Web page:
It was in 1736 that the construction of this castle began. It will take four years to the Italian rocaille architect Rastrelli ( winter palace of St. Petersburg also) to finish the construction.
The first owner was Ernst Johann von Biron, elected Duke of Courland in 1737. Upon the death (in October 1740) of the Russian empress, Anna Ivanovna, whose favorite he was, the duke was arrested (November 20, 1740) and went into exile.
Most of the interior was completed in the second half of the eighteenth century (1765-1768), when he returned from exile (January 1763) after the enthronement of Catherine II. This work was carried out by Francesco Martini and Carlo Zucchi, Italian architects in St. Petersburg, while the decoration was entrusted to Johann Michael Graff and his team.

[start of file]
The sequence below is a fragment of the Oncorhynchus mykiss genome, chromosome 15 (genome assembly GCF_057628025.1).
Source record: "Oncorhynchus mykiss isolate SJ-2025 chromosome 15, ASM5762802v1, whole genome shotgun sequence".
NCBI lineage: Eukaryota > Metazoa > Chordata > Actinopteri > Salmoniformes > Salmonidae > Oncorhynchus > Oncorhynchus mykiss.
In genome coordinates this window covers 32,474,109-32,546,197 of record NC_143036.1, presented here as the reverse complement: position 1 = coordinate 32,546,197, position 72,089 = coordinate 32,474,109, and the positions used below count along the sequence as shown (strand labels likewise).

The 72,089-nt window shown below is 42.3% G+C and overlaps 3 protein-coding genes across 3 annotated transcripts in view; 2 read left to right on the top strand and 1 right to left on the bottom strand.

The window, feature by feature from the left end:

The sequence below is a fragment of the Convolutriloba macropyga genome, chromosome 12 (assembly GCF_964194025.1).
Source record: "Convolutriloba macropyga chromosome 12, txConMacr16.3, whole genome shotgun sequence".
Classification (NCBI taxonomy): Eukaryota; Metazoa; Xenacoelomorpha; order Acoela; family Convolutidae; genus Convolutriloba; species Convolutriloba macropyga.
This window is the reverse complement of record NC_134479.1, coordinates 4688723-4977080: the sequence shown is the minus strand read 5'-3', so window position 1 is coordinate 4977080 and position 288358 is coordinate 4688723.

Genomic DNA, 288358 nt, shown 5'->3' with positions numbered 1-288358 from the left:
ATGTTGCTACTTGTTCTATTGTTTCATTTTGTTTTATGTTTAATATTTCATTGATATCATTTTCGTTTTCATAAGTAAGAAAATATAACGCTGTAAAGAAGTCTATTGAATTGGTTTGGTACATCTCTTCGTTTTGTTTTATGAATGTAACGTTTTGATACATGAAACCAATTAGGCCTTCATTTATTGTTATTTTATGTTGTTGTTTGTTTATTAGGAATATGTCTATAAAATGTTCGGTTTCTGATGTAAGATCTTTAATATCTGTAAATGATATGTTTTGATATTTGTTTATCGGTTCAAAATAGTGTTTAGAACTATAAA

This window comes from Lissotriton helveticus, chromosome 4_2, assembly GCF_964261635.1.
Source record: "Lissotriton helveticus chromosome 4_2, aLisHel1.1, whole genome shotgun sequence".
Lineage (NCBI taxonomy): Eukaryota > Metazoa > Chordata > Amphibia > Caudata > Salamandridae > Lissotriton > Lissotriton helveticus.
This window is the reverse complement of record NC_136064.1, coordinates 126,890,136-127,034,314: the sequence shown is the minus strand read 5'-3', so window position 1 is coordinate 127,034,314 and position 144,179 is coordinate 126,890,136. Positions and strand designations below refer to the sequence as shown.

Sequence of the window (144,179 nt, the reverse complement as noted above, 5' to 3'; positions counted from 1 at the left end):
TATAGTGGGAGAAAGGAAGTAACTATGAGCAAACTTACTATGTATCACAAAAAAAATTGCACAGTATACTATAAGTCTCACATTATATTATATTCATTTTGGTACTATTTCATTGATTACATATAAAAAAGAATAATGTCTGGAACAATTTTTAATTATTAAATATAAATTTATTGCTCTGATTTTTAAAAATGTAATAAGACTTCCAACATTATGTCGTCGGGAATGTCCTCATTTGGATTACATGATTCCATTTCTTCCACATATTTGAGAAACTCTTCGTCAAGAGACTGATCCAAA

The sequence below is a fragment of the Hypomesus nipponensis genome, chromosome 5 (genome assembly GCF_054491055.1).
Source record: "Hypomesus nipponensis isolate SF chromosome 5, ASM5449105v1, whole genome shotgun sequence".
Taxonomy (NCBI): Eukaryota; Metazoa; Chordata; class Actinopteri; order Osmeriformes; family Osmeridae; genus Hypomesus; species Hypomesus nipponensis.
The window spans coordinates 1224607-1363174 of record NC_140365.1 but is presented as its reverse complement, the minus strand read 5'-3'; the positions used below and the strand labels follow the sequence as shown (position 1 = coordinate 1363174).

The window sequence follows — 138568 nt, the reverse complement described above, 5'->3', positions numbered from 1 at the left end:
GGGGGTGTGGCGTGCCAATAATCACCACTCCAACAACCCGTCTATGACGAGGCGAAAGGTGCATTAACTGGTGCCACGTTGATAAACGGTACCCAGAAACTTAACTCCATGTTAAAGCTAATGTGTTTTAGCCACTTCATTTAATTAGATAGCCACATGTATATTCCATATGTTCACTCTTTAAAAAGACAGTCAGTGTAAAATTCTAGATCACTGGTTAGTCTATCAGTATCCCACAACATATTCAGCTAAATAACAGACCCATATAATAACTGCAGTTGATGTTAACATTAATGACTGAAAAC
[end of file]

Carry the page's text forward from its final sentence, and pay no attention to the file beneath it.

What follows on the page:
When at the end of the 18th century the duchy was annexed to the Russian Empire, the castle passed into the hands of Prince Zubov, and then into those of the Counts Shuvalov (including the famous ambassador Peter Shuvalov), until 1920.
A hospital was set up there during the First World War, by the German Imperial Army. During the troubles that followed the fall of the Russian Empire, the troops of Bermondt-Avalov occupied the Palace and caused numerous degradations.
After its independence, the new state of Latvia confiscated the castle and nationalized it. It was then transformed into a school and apartments despite a more than precarious general condition.
In 1933, it is given to the Museums of Latvia which rehabilitate it little by little. The Soviet occupation will put an end to this phase by transforming it into… attic.
It was not until the early 1970s that the authorities installed a museum and that the rehabilitation work resumed, to be completed in May 2014.
The building has 138 rooms and is surrounded by a large park and garden. The interiors contain various exhibits of life in the castle as well as beautiful examples of baroque architecture.